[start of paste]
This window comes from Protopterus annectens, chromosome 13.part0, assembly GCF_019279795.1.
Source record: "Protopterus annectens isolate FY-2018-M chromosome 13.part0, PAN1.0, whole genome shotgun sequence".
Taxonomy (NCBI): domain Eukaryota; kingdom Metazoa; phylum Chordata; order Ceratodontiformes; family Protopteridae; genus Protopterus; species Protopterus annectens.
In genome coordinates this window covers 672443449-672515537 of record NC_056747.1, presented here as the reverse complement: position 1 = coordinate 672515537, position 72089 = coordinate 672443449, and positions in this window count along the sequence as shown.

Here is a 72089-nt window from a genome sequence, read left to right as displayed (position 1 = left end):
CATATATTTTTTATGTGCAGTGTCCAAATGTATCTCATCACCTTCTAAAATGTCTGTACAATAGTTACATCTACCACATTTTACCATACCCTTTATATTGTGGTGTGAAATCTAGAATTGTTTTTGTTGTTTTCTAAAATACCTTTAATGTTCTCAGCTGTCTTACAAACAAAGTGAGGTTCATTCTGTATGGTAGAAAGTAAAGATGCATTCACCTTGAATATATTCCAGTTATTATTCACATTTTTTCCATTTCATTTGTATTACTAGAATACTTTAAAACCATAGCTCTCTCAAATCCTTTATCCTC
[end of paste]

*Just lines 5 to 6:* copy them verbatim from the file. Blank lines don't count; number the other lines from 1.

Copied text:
Here is a 72089-nt window from a genome sequence, read left to right as displayed (position 1 = left end):
CATATATTTTTTATGTGCAGTGTCCAAATGTATCTCATCACCTTCTAAAATGTCTGTACAATAGTTACATCTACCACATTTTACCATACCCTTTATATTGTGGTGTGAAATCTAGAATTGTTTTTGTTGTTTTCTAAAATACCTTTAATGTTCTCAGCTGTCTTACAAACAAAGTGAGGTTCATTCTGTATGGTAGAAAGTAAAGATGCATTCACCTTGAATATATTCCAGTTATTATTCACATTTTTTCCATTTCATTTGTATTACTAGAATACTTTAAAACCATAGCTCTCTCAAATCCTTTATCCTC